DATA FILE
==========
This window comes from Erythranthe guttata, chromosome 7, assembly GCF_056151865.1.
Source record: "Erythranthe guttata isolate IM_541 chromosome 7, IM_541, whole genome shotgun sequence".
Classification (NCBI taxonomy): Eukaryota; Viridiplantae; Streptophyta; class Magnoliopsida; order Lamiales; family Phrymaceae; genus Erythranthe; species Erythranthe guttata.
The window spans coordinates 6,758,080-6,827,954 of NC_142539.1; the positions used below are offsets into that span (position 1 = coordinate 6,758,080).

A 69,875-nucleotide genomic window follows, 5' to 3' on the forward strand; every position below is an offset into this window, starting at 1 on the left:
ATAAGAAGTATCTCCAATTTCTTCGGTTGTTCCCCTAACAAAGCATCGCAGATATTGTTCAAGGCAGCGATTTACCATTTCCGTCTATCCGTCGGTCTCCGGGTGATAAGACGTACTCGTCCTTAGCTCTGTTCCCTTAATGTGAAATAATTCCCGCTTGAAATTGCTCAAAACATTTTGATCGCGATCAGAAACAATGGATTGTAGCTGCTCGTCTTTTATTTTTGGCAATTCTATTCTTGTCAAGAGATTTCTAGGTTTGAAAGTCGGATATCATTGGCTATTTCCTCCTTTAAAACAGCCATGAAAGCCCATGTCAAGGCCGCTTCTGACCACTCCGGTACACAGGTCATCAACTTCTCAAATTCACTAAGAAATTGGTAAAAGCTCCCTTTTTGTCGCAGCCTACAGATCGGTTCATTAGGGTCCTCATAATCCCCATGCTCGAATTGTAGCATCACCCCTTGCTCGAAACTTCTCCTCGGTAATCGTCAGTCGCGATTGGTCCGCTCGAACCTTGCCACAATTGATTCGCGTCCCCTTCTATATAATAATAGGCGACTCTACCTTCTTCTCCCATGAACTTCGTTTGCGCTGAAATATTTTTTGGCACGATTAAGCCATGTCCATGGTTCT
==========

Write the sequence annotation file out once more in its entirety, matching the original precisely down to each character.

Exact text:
This window comes from Erythranthe guttata, chromosome 7, assembly GCF_056151865.1.
Source record: "Erythranthe guttata isolate IM_541 chromosome 7, IM_541, whole genome shotgun sequence".
Classification (NCBI taxonomy): Eukaryota; Viridiplantae; Streptophyta; class Magnoliopsida; order Lamiales; family Phrymaceae; genus Erythranthe; species Erythranthe guttata.
The window spans coordinates 6,758,080-6,827,954 of NC_142539.1; the positions used below are offsets into that span (position 1 = coordinate 6,758,080).

A 69,875-nucleotide genomic window follows, 5' to 3' on the forward strand; every position below is an offset into this window, starting at 1 on the left:
ATAAGAAGTATCTCCAATTTCTTCGGTTGTTCCCCTAACAAAGCATCGCAGATATTGTTCAAGGCAGCGATTTACCATTTCCGTCTATCCGTCGGTCTCCGGGTGATAAGACGTACTCGTCCTTAGCTCTGTTCCCTTAATGTGAAATAATTCCCGCTTGAAATTGCTCAAAACATTTTGATCGCGATCAGAAACAATGGATTGTAGCTGCTCGTCTTTTATTTTTGGCAATTCTATTCTTGTCAAGAGATTTCTAGGTTTGAAAGTCGGATATCATTGGCTATTTCCTCCTTTAAAACAGCCATGAAAGCCCATGTCAAGGCCGCTTCTGACCACTCCGGTACACAGGTCATCAACTTCTCAAATTCACTAAGAAATTGGTAAAAGCTCCCTTTTTGTCGCAGCCTACAGATCGGTTCATTAGGGTCCTCATAATCCCCATGCTCGAATTGTAGCATCACCCCTTGCTCGAAACTTCTCCTCGGTAATCGTCAGTCGCGATTGGTCCGCTCGAACCTTGCCACAATTGATTCGCGTCCCCTTCTATATAATAATAGGCGACTCTACCTTCTTCTCCCATGAACTTCGTTTGCGCTGAAATATTTTTTGGCACGATTAAGCCATGTCCATGGTTCT